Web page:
Technologies made in and for the commercial markets are changing the models for contracts with customers and partnerships with firms in other industries, as a roundtable of GovCon executives has told us.
Keeping up with technologies made in the commercial landscape has never been more important for government contractors than in is today.
Several factors are driving that, according to executives we gathered for a roundtable discussion on applying commercial technologies in the government market.
One is the evolution of tools in areas such as cloud computing, artificial intelligence and machine learning as agencies look at their need to modernize legacy systems. No executive at the roundtable left out the need for increased cybersecurity as a critical factor.
To facilitate an open discussion around this topic, we operated under Chatham House rules. The conversation was on the record but not for individual or company attribution. See the sidebar at the end of this article for a list of the executives who took part in the discussion.
We started our discussion with how Silicon Valley-headquartered tech firms now have a higher profile in the federal market, whereas a decade ago they had a much smaller presence.
“How could we not be incorporating what The Valley is doing and thinking,” one said.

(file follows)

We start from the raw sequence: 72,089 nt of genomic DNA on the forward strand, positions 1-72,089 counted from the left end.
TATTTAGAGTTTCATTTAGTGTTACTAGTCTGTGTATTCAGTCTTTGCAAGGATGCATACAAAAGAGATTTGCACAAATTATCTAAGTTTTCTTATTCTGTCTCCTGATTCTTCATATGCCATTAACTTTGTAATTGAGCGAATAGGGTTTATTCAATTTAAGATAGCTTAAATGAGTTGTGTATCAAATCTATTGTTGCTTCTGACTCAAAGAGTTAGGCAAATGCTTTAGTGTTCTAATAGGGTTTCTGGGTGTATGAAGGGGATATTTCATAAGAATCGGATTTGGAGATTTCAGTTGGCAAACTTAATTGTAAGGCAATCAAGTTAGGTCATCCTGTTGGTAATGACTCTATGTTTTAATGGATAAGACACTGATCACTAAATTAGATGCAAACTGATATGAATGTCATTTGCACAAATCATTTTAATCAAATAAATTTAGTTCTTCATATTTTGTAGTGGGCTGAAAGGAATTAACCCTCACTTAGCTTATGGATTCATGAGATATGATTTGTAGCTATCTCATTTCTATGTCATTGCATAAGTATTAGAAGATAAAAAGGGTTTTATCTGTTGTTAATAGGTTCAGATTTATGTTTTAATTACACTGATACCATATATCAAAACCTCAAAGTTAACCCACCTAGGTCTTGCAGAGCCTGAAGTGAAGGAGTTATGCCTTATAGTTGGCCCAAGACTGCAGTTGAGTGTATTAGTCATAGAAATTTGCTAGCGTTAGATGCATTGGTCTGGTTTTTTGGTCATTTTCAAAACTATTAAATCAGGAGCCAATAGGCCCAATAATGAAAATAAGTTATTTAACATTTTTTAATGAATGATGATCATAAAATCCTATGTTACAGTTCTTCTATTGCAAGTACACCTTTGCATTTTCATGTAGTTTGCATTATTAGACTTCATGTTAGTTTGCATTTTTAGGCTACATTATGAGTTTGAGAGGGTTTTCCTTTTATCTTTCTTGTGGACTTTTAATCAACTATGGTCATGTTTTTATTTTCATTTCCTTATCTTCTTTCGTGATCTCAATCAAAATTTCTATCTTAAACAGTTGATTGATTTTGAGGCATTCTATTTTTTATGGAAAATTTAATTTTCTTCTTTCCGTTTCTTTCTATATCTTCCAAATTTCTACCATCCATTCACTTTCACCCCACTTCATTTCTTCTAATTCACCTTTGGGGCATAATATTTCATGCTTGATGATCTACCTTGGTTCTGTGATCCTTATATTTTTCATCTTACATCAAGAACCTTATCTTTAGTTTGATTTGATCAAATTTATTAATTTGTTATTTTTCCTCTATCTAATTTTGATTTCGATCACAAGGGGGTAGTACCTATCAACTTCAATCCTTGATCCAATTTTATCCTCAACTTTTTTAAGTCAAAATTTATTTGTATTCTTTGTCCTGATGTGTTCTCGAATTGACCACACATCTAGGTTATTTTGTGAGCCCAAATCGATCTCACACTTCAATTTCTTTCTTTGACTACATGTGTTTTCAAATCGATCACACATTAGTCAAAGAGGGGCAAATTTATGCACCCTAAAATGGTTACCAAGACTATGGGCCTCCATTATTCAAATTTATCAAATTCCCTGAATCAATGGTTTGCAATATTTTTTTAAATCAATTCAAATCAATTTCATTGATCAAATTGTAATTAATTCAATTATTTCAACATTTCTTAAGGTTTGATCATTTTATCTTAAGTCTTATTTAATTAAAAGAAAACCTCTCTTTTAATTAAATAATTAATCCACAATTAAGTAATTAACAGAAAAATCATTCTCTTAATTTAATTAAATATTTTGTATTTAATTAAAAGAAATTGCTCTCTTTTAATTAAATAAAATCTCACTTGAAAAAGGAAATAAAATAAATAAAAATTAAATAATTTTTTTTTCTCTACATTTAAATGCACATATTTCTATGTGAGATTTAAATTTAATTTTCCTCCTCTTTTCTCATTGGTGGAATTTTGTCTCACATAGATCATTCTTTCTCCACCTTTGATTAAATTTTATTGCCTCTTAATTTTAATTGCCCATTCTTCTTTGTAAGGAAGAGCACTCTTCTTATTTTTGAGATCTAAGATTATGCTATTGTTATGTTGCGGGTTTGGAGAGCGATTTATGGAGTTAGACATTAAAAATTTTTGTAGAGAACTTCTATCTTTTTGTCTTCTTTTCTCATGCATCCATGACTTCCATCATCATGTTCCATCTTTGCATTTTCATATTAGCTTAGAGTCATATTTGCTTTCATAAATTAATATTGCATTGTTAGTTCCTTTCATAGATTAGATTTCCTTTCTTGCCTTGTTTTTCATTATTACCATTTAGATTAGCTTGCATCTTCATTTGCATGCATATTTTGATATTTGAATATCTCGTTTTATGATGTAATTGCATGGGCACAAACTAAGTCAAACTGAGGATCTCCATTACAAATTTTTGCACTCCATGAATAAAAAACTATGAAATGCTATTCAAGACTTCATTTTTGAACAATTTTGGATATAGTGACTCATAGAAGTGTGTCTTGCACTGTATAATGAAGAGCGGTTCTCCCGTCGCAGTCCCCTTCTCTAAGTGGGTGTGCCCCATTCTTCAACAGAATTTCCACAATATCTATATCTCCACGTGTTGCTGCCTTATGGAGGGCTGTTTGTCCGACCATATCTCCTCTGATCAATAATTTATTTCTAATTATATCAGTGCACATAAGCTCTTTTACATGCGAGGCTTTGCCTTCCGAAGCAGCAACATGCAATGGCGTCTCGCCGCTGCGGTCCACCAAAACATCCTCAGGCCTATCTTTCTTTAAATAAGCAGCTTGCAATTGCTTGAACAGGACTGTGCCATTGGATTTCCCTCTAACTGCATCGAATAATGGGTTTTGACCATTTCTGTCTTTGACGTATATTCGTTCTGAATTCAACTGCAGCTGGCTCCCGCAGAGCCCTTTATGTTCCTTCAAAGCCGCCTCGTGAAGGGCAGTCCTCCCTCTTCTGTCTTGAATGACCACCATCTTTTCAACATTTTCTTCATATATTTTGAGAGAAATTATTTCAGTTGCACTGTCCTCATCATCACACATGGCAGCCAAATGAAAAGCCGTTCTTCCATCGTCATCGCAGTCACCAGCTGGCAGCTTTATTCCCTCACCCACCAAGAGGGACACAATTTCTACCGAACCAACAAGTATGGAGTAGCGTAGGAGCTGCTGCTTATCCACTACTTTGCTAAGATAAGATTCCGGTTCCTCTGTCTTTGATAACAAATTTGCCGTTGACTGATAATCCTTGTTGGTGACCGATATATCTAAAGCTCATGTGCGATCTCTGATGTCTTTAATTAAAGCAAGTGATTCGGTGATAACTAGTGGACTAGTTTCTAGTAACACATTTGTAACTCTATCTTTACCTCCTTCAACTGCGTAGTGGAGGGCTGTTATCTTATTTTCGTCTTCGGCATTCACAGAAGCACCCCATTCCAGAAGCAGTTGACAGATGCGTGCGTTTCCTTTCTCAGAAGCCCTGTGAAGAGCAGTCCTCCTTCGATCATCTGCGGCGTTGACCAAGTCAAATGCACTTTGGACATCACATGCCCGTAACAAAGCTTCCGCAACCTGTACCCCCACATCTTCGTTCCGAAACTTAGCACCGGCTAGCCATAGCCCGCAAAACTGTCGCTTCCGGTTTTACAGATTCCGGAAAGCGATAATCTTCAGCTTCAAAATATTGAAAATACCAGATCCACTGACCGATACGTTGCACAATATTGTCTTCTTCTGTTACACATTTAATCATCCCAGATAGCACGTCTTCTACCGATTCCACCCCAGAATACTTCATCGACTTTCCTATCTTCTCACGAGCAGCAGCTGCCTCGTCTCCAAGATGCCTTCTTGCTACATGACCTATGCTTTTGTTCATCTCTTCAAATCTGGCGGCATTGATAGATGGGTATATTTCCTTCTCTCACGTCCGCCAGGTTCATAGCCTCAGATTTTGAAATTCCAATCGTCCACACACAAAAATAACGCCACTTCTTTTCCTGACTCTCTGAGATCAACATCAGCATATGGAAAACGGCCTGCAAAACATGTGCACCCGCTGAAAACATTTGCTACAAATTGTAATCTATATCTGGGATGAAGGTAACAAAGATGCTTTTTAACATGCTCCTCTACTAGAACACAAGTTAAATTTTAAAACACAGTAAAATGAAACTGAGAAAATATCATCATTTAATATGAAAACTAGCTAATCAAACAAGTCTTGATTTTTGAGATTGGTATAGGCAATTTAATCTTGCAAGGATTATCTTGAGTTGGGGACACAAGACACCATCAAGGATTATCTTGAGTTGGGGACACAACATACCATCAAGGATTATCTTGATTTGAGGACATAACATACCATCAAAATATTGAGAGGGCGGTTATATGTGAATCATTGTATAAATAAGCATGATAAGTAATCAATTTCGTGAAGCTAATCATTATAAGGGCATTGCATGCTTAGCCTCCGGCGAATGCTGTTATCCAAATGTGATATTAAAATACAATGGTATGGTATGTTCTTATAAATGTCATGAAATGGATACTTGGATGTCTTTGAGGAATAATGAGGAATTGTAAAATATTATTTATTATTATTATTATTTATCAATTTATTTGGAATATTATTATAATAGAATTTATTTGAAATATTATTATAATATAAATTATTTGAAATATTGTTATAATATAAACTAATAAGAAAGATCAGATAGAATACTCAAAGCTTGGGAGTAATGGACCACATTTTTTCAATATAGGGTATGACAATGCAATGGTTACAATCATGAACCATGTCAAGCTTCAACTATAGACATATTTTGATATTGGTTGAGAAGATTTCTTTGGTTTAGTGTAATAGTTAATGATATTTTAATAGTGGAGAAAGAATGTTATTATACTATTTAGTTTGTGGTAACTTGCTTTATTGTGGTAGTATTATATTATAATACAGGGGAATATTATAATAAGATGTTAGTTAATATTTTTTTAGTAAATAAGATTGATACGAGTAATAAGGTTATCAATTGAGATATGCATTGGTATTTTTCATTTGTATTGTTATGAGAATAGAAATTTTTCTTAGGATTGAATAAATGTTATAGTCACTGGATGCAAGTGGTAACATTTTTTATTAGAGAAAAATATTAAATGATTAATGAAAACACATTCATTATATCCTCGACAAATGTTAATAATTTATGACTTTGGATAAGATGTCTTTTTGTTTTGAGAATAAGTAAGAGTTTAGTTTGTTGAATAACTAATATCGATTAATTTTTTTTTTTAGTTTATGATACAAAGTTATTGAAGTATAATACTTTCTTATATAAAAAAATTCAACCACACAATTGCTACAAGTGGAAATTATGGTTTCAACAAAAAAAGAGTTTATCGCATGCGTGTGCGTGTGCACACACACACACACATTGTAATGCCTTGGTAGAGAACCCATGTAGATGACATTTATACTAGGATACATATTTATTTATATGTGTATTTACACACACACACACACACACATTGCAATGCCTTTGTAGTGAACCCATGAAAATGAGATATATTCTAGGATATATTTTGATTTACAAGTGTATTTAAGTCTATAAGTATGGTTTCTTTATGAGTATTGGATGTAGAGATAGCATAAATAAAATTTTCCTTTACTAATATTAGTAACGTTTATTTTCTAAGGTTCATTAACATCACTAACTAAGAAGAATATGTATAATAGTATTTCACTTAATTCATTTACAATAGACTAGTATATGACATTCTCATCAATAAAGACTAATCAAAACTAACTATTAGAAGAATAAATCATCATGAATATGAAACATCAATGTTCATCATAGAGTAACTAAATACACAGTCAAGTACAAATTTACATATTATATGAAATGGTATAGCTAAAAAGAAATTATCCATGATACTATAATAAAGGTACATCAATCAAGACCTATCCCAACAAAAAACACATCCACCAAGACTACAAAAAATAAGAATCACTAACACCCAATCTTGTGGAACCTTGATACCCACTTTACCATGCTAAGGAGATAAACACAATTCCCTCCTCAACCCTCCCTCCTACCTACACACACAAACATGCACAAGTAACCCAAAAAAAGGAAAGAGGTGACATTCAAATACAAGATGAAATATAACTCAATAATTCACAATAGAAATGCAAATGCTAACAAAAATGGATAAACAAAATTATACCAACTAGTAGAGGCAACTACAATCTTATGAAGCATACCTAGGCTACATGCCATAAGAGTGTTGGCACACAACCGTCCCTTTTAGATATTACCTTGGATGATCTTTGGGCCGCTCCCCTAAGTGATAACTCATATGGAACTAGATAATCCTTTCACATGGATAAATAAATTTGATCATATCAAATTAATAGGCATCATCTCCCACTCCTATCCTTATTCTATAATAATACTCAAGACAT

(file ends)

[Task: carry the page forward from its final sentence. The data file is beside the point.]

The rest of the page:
That executive also cautioned that security thresholds are required when applying the technology in federal networks. For example, products need to be certified under the FedRAMP process for authorizing cloud-based tools.
“You can’t just throw them in there,” the executive said.
The consensus among this group of executives is that tracking Silicon Valley is critical.
“There’s been a misperception that the federal government’s technical challenges are unique, but they are not,” another executive said.
For every federal challenge there is a parallel commercial challenge, so the roundtable group sees it as natural to bring what is going on the commercial world into the government landscape.
Some examples cited include communications with remote areas with low bandwidth, an issue shared by the military and energy industry. A second example is vehicle fleets that need to be monitored.
“If you aren’t looking at what’s going on in the commercial world, you’re missing a huge opportunity for advancement,” an executive said.
Focusing on outcomes
The increasing attention on commercial technologies and solutions has enabled a shift toward more outcome-based contracting, instead of a focus on meeting requirements.
“You have to look at the total experience, so we are constantly looking at use cases and thinking about the impact on users, stakeholders and external customers,” an executive said.
Which also means that contractors can have an impact much more quickly than before. That’s one reason the market has seen the rise of in-house technology labs and centers of excellence.
“We can bring customers in and show them what we can do,” one participant said.
Many companies now are experiencing a culture change result because the need to innovate across all parts of the business has grown.
“We’re not just talking about our tech folks learning use cases and spotting opportunities but our consultants as well,” an executive said. “They are learning what the tech capabilities can do for their customers.”
Many customers aren’t tech savvy and some "may not even know what the cloud is,” a participant said.
A priority often is retiring legacy systems to free resources and even space for new technologies.
“They can’t put in innovative technology because their data centers are physically full,” another said.